Shawn Springs grew up idolizing Rod Woodson, one of the great cornerbacks of his generation.
In the latter stages of Woodson's career he switched from cornerback to safety. As Springs nears the twilight of his time in the NFL, he also may make that transition in the coming seasons.
"Rod Woodson went from 12 to 17 [years in the league] and had [23 more] picks. [Whistles] ... That would be awesome," Springs said. "I think it might be a natural transition. I've got the size for it. It's just about getting back there and getting used to it. It is still a new position."
Springs, who has spent his entire 11-year career at cornerback, has gotten a preview of playing free safety during training camp. Injuries and a lack of experienced defensive backs pushed the Washington Redskins to experiment with Springs at the position.
Starting free safety LaRon Landry has missed three weeks with a lingering hamstring injury. The Redskins cut free agent acquisition Stuart Schweigert after the first preseason game. That leaves special-teams standout Vernon Fox as the only player on the roster with any significant NFL experience at the position.
"We're kind of thin right now," safeties coach Steve Jackson said. "He's got the body type, and he knows this defense inside and out. He's been here as long we have, and we're comfortable with him back there controlling and patrolling as well as any of other guys."
Added defensive coordinator Greg Blache: "It depends on what we need. You do what have to do. Shawn Springs is capable of playing safety. He is still our starting left corner, but if need be and it presents itself, we're preparing ourselves to have a safety."
In contrast, the Redskins have more depth at cornerback. Fred Smoot and Carlos Rogers have both been starters, and Leigh Torrence had 43 tackles as the third cornerback last season.
The injuries have led to Springs flipping back and forth at practice from left corner to free safety, sometimes during the same set of plays.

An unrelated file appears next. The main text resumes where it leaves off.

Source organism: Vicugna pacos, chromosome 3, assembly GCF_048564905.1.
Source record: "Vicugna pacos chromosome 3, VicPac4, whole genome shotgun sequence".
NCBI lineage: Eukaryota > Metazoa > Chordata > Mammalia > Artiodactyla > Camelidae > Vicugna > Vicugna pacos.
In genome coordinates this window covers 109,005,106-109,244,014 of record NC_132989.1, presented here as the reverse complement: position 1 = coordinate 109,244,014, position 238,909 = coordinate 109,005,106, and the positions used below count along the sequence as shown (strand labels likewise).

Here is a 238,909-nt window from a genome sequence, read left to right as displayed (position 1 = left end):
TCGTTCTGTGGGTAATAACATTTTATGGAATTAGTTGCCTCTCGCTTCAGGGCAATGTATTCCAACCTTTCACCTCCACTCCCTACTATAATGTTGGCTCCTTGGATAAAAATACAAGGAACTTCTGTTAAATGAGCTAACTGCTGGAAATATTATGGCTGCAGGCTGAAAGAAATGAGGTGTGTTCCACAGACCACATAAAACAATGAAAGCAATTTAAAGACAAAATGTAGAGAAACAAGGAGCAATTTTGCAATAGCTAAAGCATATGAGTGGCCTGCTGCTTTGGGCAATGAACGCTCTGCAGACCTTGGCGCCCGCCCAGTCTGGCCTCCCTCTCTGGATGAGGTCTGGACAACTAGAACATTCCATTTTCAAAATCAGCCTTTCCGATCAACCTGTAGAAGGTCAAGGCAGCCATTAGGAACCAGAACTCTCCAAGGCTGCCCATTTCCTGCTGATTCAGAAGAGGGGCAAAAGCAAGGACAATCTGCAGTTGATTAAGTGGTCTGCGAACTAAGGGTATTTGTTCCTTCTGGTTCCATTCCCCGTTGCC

"I don't know what position I am playing," Springs joked after one practice. "What am I? Do you know?"
When Fox wasn't available for Saturday's preseason tilt with the visiting Buffalo Bills because of personal reasons, Springs experienced his first NFL game at the position. He started at free safety with Torrence in his place at corner.
He looked like a natural sprinting up "the alley" to meet Buffalo tailback Marshawn Lynch on a sweep with a big hit. On the next play he had a potential interception in his hands when he stepped in front of a pass near the goal line, but it fell to the ground.
"I've got to make that catch. It does give you a lot of opportunities to make plays back there," Springs said. "It was pretty cool. I feel comfortable recognizing plays, but I have no idea when it comes to the footwork and technique it takes. I obviously would have to practice that a lot."
Other cornerbacks like Aeneas Williams and Troy Vincent also have made the switch late in their NFL careers. While it might give players fewer opportunities to spar verbally with wide receivers, Springs doesn't consider a potential move a downgrade for him.
"Safety is a glamorous position," Springs said. "There are some damn good safeties out there - Ed Reed, Troy Polamalu. You got some guys back there that can really play."
Springs is under contract with the Redskins through next season, and right now Landry is the long-term solution at free safety. It might be with another organization, but Springs roaming the middle of the field might someday become a permanent move.
"I'd definitely be willing to try it," Springs said. "I am working on free right now. I think I'll learn one spot at a time. At free safety, I can stay back more at my post and read guys. Eventually though you've got to learn both of them to become a full-time safety."